A career re-entry grant from the National Institutes of Health has helped a bioengineer return to research after an interruption to care for family.
October 3, 2017 - By Kris Newby
In 2011, Anandi Krishnan, PhD, was on the fast track to a promising academic research career.
A research fellow at Duke University, she had earned a PhD in bioengineering from Penn State in less than four years and was the lead author of 11 scientific papers. But a complicated pregnancy, an illness in her family and time off to care for her newborn child derailed her plans.
While she feared that the extended leave might end her research career, she was awarded a National Institutes of Health career re-entry grant in 2016 that enabled her to move from a staff position at Stanford back into research.
After she returned from her family leave in 2012, Krishnan and her husband, a postdoctoral scholar, faced the difficulty of landing jobs at the same university. Faculty research positions are scarce, and the competition for NIH grants is fierce. To increase their odds of success, the couple decided to relocate to the job-rich San Francisco Bay Area. Krishnan took a staff position in 2012 as the academic and research program officer at Spectrum, the Stanford Center for Clinical and Translational Research and Education, and the family moved to Palo Alto.
Krishnan said she enjoyed her role at Stanford in educating young scholars on clinical and translational research. But over time, she found herself missing hands-on research. Then, through Spectrum, she heard about a new career re-entry program funded by the NIH’s Clinical and Translational Science Awards Program. She applied in 2016, and six months later, she had the funding to start again.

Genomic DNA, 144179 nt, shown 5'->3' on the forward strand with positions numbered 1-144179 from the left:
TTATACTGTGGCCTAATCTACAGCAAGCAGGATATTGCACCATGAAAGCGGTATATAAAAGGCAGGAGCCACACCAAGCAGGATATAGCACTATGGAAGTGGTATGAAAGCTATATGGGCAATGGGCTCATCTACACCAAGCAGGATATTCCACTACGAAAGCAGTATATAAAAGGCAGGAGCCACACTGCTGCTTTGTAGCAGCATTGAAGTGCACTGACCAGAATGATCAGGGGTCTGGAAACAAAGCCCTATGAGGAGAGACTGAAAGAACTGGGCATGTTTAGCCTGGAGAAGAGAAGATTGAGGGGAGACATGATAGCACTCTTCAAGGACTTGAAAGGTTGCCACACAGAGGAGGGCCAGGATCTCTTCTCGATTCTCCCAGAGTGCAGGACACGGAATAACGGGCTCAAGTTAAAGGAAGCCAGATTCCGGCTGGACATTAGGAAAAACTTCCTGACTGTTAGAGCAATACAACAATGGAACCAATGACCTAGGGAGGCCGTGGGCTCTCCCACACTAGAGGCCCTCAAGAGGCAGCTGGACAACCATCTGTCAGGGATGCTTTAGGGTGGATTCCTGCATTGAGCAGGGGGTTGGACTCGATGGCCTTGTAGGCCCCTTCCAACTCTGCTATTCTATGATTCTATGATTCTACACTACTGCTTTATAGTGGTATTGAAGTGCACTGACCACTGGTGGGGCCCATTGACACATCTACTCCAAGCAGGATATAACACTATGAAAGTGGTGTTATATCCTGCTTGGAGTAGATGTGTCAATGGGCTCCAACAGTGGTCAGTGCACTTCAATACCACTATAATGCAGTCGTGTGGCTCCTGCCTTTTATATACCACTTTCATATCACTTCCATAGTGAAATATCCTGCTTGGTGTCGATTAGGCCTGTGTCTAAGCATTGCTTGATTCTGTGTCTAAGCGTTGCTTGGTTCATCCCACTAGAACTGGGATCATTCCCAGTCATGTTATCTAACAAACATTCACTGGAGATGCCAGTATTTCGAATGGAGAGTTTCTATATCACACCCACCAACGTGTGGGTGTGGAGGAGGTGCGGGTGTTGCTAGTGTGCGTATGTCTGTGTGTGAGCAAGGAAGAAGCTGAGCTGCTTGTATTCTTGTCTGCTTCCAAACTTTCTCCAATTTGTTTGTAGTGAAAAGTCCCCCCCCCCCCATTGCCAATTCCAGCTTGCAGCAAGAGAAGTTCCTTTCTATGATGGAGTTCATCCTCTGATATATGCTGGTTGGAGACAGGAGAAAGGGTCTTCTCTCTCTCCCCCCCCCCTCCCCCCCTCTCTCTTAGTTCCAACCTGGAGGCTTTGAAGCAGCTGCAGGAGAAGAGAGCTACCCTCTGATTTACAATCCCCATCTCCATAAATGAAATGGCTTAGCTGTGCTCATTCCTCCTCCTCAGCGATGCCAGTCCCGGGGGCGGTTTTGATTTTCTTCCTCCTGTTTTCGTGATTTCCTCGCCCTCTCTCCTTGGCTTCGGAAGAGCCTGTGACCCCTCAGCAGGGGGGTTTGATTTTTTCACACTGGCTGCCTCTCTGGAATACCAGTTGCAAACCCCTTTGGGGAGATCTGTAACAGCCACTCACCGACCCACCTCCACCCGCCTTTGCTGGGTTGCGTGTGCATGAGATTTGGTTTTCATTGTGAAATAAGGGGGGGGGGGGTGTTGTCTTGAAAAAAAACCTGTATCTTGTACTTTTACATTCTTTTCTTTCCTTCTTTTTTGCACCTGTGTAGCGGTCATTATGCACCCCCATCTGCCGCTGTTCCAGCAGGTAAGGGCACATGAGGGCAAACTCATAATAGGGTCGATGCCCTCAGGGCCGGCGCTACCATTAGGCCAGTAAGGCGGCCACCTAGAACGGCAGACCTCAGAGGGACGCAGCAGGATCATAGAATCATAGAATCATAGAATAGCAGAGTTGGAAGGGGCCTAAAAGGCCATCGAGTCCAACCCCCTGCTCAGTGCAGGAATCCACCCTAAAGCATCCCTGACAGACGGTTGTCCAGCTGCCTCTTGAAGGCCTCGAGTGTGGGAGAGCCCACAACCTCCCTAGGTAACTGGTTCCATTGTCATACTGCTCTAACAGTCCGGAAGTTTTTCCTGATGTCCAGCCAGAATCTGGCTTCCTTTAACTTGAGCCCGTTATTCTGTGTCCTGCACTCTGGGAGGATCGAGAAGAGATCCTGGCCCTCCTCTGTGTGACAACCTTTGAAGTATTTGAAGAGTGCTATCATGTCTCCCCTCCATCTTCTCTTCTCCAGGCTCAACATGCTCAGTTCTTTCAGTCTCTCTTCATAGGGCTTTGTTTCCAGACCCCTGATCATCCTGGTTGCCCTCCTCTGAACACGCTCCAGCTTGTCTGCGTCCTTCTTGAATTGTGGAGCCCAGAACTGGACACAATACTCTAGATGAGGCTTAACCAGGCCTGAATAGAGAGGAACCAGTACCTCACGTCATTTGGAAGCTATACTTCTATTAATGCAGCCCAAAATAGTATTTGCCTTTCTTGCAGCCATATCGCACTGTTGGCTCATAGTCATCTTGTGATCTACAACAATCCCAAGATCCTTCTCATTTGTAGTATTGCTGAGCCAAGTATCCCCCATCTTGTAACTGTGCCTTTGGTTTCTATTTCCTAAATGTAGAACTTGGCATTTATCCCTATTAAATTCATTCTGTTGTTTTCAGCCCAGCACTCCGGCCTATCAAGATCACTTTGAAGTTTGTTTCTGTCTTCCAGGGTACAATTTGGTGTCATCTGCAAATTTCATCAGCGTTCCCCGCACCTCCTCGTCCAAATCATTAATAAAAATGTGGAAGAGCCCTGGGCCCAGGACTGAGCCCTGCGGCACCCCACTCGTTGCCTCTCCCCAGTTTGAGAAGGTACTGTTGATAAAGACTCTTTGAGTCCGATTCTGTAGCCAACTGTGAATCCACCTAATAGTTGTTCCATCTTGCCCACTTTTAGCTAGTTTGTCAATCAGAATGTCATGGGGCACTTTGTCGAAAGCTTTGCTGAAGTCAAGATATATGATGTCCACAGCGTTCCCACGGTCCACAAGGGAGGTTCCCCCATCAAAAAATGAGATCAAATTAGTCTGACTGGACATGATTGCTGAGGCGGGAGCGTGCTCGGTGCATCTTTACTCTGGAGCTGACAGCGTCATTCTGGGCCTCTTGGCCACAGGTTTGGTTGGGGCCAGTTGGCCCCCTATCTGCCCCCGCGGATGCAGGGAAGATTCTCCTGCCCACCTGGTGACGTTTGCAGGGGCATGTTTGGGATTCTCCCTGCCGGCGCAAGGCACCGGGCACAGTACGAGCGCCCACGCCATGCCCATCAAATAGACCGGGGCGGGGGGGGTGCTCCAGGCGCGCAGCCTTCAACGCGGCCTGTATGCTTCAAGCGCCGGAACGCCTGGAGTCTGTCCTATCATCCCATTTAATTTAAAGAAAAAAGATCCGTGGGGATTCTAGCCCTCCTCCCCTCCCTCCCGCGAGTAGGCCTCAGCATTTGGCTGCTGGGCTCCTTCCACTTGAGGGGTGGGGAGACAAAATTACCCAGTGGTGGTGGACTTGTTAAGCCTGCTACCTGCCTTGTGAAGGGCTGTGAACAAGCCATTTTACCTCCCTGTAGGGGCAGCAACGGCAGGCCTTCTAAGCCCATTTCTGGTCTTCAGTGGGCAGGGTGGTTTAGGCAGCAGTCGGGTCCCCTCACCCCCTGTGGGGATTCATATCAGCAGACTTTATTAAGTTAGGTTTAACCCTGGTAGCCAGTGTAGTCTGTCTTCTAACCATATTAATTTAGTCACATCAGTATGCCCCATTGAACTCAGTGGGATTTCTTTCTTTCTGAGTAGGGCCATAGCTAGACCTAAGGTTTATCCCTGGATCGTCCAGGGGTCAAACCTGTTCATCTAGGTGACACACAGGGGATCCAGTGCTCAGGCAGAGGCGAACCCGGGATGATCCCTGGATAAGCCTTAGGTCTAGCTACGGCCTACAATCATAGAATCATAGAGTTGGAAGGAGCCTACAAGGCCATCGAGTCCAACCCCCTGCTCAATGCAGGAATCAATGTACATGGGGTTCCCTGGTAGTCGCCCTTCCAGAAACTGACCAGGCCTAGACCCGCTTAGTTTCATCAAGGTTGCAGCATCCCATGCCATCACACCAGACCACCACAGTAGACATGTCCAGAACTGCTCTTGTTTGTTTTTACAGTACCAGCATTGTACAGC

Called a “re-entry supplement,” the program funds the salary of investigators whose careers have been interrupted for one to eight years for unavoidable reasons. Examples of qualifying interruptions could include child-rearing, an incapacitating personal or family illness, a spouse relocation or military service.
“It was like the grant had been written specifically for my situation,” Krishnan said.
To apply, Krishnan first had to identify a mentor and lab space. Then she had to write a short research plan, draft a mentoring and career-development plan, and obtain letters of support. Stanford faculty and staff rallied to help.
Krishnan decided to focus her current research on looking for blood platelet gene markers in patients with myeloproliferative neoplasms, or MPNs, which are blood cancers that cause too many white or red blood cells or platelets to be produced in the body. Such markers could be used to diagnose and assess treatments in MPN patients.
Thrilled to do research again
“Platelets are understudied when it comes to blood cancers,” said Krishnan. “They aren’t simply sacks of glue that stop bleeding.”
Jason Gotlib, MD, professor of hematology, is advising her on her research and providing her with staff support for access to his MPN patient data registry.
Krishnan said she is thrilled to be back doing research, and is busy working in her new lab and expanding her bioinformatics skills. As she finishes her first year since receiving the re-entry grant, she’s putting the finishing touches on a new research paper and using her preliminary data to apply for more research grants. (She was recently awarded a research grant from the Pathology Department.)
“I am thankful to the various Stanford faculty and staff who helped me secure this unique opportunity and look forward to guiding the careers of others who might be navigating similar life-related interruptions,” Krishnan said.
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